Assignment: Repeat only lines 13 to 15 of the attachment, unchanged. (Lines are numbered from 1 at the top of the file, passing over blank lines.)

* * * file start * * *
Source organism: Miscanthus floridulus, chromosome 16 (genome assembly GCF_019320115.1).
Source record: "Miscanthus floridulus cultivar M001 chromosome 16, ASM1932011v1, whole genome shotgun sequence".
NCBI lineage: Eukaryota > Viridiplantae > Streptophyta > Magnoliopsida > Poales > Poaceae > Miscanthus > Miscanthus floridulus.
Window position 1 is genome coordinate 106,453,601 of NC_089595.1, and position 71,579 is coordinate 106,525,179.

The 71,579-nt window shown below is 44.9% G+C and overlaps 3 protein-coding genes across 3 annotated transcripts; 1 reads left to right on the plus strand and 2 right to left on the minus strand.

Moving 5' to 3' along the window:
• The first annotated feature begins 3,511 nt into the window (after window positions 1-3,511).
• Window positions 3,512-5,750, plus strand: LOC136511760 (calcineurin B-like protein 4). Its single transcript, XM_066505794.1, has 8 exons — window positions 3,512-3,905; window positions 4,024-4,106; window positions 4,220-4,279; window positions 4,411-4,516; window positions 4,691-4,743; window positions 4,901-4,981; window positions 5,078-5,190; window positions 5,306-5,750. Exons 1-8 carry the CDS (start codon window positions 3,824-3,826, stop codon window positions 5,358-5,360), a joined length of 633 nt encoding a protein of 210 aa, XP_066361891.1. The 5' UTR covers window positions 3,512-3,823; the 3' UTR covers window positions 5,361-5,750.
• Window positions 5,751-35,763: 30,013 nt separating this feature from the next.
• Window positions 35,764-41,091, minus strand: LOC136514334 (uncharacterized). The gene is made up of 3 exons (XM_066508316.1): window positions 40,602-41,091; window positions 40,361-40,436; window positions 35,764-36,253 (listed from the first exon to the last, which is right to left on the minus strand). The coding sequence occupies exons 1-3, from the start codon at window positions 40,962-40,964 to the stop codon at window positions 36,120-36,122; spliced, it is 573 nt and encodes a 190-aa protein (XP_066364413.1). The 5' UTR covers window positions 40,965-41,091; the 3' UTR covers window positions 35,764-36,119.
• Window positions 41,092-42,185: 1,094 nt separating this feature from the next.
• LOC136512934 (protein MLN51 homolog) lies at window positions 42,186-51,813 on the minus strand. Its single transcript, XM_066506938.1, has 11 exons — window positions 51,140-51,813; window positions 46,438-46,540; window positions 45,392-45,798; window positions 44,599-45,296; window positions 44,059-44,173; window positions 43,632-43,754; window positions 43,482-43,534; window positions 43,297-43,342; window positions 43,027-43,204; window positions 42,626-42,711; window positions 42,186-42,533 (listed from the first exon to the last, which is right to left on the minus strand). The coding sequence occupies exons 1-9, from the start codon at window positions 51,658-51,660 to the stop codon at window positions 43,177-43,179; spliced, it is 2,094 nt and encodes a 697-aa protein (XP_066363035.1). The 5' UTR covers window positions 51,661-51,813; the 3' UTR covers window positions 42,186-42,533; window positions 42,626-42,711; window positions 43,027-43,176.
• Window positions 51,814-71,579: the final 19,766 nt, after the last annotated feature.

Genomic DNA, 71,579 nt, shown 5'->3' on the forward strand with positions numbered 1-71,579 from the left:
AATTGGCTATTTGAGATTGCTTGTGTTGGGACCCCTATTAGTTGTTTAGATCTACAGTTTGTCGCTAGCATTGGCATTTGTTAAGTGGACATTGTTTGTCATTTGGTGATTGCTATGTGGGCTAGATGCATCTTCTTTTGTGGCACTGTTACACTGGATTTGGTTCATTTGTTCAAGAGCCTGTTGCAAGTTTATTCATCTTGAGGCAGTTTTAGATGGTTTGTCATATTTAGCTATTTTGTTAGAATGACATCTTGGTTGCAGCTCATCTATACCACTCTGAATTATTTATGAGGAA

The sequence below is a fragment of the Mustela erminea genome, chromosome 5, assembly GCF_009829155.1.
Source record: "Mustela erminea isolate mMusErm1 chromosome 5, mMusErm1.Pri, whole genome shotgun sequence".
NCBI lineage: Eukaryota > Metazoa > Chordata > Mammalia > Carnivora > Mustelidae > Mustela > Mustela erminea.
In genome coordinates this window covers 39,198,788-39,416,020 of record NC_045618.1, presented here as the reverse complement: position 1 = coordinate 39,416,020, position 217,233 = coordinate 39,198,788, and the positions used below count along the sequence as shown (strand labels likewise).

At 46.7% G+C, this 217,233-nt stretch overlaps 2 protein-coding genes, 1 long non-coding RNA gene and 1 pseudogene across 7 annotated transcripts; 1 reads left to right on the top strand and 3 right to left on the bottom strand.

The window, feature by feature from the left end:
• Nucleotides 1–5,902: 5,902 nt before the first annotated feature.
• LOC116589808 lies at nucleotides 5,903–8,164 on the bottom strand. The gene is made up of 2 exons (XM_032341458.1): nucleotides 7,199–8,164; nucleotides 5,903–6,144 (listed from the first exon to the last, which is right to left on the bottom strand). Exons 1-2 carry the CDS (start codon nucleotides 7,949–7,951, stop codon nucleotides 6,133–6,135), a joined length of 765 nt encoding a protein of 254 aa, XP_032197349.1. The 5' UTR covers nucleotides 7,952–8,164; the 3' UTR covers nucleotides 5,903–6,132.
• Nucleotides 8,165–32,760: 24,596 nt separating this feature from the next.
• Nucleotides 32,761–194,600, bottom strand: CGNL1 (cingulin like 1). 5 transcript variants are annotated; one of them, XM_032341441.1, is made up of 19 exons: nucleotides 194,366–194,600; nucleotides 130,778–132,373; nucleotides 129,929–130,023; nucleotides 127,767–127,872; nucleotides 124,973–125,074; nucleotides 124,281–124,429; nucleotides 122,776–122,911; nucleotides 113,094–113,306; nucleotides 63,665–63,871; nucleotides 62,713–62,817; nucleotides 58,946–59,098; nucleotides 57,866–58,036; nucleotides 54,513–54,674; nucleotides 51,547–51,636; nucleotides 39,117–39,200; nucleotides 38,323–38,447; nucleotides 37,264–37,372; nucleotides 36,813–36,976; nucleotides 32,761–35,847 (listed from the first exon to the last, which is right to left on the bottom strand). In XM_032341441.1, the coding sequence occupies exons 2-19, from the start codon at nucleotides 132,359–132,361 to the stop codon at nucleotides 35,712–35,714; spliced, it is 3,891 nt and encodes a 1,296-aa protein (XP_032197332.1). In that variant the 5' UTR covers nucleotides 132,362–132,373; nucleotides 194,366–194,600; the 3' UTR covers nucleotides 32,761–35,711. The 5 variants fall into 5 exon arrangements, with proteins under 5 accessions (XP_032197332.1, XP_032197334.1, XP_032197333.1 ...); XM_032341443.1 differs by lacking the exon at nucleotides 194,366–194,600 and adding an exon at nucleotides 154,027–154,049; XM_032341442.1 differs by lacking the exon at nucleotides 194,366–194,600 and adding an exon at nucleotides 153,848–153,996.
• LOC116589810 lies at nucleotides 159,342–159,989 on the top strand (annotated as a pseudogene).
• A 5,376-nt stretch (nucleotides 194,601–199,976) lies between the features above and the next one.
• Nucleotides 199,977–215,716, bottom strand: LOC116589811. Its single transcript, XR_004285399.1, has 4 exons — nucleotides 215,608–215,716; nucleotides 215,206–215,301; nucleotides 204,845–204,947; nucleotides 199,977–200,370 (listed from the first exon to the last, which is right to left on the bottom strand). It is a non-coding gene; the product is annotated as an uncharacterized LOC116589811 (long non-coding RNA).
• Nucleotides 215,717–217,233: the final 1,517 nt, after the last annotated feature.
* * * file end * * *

• Window positions 51,814-71,579: the final 19,766 nt, after the last annotated feature.

Genomic DNA, 71,579 nt, shown 5'->3' on the forward strand with positions numbered 1-71,579 from the left:
AATTGGCTATTTGAGATTGCTTGTGTTGGGACCCCTATTAGTTGTTTAGATCTACAGTTTGTCGCTAGCATTGGCATTTGTTAAGTGGACATTGTTTGTCATTTGGTGATTGCTATGTGGGCTAGATGCATCTTCTTTTGTGGCACTGTTACACTGGATTTGGTTCATTTGTTCAAGAGCCTGTTGCAAGTTTATTCATCTTGAGGCAGTTTTAGATGGTTTGTCATATTTAGCTATTTTGTTAGAATGACATCTTGGTTGCAGCTCATCTATACCACTCTGAATTATTTATGAGGAA